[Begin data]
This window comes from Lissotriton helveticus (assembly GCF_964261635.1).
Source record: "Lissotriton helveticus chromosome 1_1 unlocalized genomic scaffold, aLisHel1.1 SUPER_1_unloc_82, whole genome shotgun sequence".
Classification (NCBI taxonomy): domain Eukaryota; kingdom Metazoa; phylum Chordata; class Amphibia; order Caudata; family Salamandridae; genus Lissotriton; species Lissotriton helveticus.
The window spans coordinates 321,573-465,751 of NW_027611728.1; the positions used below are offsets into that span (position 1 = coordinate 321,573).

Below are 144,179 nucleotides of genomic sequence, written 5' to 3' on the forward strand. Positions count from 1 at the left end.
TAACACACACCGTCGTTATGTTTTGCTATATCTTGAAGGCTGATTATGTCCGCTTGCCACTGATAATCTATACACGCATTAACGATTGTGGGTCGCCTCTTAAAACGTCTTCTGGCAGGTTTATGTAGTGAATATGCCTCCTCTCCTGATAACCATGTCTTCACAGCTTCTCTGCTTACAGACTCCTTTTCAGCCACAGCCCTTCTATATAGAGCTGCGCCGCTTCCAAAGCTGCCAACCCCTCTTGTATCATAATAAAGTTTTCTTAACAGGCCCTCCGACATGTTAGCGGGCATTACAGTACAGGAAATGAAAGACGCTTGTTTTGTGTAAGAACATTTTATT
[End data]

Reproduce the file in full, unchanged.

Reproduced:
This window comes from Lissotriton helveticus (assembly GCF_964261635.1).
Source record: "Lissotriton helveticus chromosome 1_1 unlocalized genomic scaffold, aLisHel1.1 SUPER_1_unloc_82, whole genome shotgun sequence".
Classification (NCBI taxonomy): domain Eukaryota; kingdom Metazoa; phylum Chordata; class Amphibia; order Caudata; family Salamandridae; genus Lissotriton; species Lissotriton helveticus.
The window spans coordinates 321,573-465,751 of NW_027611728.1; the positions used below are offsets into that span (position 1 = coordinate 321,573).

Below are 144,179 nucleotides of genomic sequence, written 5' to 3' on the forward strand. Positions count from 1 at the left end.
TAACACACACCGTCGTTATGTTTTGCTATATCTTGAAGGCTGATTATGTCCGCTTGCCACTGATAATCTATACACGCATTAACGATTGTGGGTCGCCTCTTAAAACGTCTTCTGGCAGGTTTATGTAGTGAATATGCCTCCTCTCCTGATAACCATGTCTTCACAGCTTCTCTGCTTACAGACTCCTTTTCAGCCACAGCCCTTCTATATAGAGCTGCGCCGCTTCCAAAGCTGCCAACCCCTCTTGTATCATAATAAAGTTTTCTTAACAGGCCCTCCGACATGTTAGCGGGCATTACAGTACAGGAAATGAAAGACGCTTGTTTTGTGTAAGAACATTTTATT